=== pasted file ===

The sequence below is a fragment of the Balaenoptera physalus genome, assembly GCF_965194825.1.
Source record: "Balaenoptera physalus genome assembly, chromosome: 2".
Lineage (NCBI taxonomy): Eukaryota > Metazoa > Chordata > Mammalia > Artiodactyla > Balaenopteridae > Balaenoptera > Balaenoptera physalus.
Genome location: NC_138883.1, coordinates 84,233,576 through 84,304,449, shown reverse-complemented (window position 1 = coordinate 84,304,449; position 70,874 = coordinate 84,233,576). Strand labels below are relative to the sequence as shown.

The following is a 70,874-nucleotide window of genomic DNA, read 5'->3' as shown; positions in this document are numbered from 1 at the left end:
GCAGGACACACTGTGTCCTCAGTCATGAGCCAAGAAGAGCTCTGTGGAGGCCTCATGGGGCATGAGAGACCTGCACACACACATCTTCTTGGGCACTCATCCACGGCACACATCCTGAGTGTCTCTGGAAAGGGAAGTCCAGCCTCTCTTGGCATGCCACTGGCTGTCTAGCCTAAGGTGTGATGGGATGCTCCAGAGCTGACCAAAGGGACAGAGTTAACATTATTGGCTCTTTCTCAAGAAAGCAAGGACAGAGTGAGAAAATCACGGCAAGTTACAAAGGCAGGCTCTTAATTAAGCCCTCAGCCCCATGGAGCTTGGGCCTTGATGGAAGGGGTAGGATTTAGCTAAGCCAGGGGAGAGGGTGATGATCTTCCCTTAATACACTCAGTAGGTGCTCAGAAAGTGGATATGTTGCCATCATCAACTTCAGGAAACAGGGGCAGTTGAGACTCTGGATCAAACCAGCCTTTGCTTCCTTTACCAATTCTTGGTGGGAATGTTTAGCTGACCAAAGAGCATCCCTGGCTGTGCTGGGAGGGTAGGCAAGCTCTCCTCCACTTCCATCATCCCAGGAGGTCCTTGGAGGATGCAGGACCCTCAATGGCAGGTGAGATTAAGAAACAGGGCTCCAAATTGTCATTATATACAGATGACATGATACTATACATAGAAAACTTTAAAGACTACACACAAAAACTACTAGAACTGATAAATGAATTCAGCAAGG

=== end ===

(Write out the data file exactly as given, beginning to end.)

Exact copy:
The sequence below is a fragment of the Balaenoptera physalus genome, assembly GCF_965194825.1.
Source record: "Balaenoptera physalus genome assembly, chromosome: 2".
Lineage (NCBI taxonomy): Eukaryota > Metazoa > Chordata > Mammalia > Artiodactyla > Balaenopteridae > Balaenoptera > Balaenoptera physalus.
Genome location: NC_138883.1, coordinates 84,233,576 through 84,304,449, shown reverse-complemented (window position 1 = coordinate 84,304,449; position 70,874 = coordinate 84,233,576). Strand labels below are relative to the sequence as shown.

The following is a 70,874-nucleotide window of genomic DNA, read 5'->3' as shown; positions in this document are numbered from 1 at the left end:
GCAGGACACACTGTGTCCTCAGTCATGAGCCAAGAAGAGCTCTGTGGAGGCCTCATGGGGCATGAGAGACCTGCACACACACATCTTCTTGGGCACTCATCCACGGCACACATCCTGAGTGTCTCTGGAAAGGGAAGTCCAGCCTCTCTTGGCATGCCACTGGCTGTCTAGCCTAAGGTGTGATGGGATGCTCCAGAGCTGACCAAAGGGACAGAGTTAACATTATTGGCTCTTTCTCAAGAAAGCAAGGACAGAGTGAGAAAATCACGGCAAGTTACAAAGGCAGGCTCTTAATTAAGCCCTCAGCCCCATGGAGCTTGGGCCTTGATGGAAGGGGTAGGATTTAGCTAAGCCAGGGGAGAGGGTGATGATCTTCCCTTAATACACTCAGTAGGTGCTCAGAAAGTGGATATGTTGCCATCATCAACTTCAGGAAACAGGGGCAGTTGAGACTCTGGATCAAACCAGCCTTTGCTTCCTTTACCAATTCTTGGTGGGAATGTTTAGCTGACCAAAGAGCATCCCTGGCTGTGCTGGGAGGGTAGGCAAGCTCTCCTCCACTTCCATCATCCCAGGAGGTCCTTGGAGGATGCAGGACCCTCAATGGCAGGTGAGATTAAGAAACAGGGCTCCAAATTGTCATTATATACAGATGACATGATACTATACATAGAAAACTTTAAAGACTACACACAAAAACTACTAGAACTGATAAATGAATTCAGCAAGG